The world's biggest telescope will be built near the summit of the dormant Mauna Kea volcano on Hawaii Island.
Situated above the clouds at 13,796 feet, it will offer a clear and deep view of the skies above for 300 days a year, reports AP.
To be built jointly by five nations – Japan, China, India, the US and Canada – the thirty-metre telescope (TMT) will have light condensing capability that allows identification of an object as small as a coin from a distance equivalent to 500 km.
It will allow scientists to see 13 billion light years away and get a glimpse of very old stars born 200 million to 400 million years after the Big Bang.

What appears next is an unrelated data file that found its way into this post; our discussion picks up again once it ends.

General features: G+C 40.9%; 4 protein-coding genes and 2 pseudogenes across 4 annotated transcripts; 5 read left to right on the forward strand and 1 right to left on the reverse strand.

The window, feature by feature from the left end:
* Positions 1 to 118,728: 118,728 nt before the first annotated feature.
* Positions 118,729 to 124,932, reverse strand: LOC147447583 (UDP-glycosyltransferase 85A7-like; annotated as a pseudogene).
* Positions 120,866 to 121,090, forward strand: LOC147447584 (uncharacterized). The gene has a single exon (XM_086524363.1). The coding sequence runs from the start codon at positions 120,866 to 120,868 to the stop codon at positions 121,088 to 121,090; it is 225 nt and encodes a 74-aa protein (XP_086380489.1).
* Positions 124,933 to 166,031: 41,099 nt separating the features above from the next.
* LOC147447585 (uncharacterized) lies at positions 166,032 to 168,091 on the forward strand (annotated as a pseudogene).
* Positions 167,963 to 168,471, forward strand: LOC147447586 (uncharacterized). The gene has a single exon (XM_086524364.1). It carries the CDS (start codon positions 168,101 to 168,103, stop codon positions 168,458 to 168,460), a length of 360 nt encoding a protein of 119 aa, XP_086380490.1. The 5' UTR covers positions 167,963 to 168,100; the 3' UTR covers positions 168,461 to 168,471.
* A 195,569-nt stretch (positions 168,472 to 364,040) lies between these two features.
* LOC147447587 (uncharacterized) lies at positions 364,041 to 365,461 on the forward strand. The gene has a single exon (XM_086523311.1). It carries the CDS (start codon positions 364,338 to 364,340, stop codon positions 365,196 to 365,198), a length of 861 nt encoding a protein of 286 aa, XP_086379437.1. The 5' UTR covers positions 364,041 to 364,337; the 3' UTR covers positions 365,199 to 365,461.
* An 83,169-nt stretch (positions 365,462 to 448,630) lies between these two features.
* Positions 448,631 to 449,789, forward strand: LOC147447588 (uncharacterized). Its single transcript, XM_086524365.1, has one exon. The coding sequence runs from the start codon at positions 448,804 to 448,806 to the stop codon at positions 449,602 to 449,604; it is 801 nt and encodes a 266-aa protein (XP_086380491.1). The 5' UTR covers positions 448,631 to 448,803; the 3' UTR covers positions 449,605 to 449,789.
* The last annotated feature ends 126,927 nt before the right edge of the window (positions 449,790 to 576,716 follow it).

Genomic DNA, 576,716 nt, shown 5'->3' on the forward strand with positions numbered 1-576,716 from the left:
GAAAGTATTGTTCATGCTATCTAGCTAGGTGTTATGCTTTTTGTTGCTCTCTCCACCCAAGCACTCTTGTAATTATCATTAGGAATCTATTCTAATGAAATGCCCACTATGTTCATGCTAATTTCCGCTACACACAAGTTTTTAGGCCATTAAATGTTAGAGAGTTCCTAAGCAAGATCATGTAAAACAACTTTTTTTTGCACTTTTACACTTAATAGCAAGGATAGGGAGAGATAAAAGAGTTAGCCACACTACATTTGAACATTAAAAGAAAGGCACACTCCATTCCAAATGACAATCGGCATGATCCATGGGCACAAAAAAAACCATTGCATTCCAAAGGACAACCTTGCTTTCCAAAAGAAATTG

The construction is expected to be completed by 2022, according to Kyodo News Agency.
The project will cost £935m ($1.47bn) with Japan bearing a quarter of the cost and India and China signing up to pay their share.
Hawaii was chosen for being free of air pollution due to its isolated position in the middle of the Pacific Ocean while few cities mean there is less light pollution from artificial sources.
Mauna Kea, being at a higher elevation with dry air and minimal temperature fluctuation, is considered ideal for the new telescope.
However, the TMT will not be the biggest telescope once the massive European Extremely Large Telescope (E-ELT) project at Chile's Atacama Desert is completed.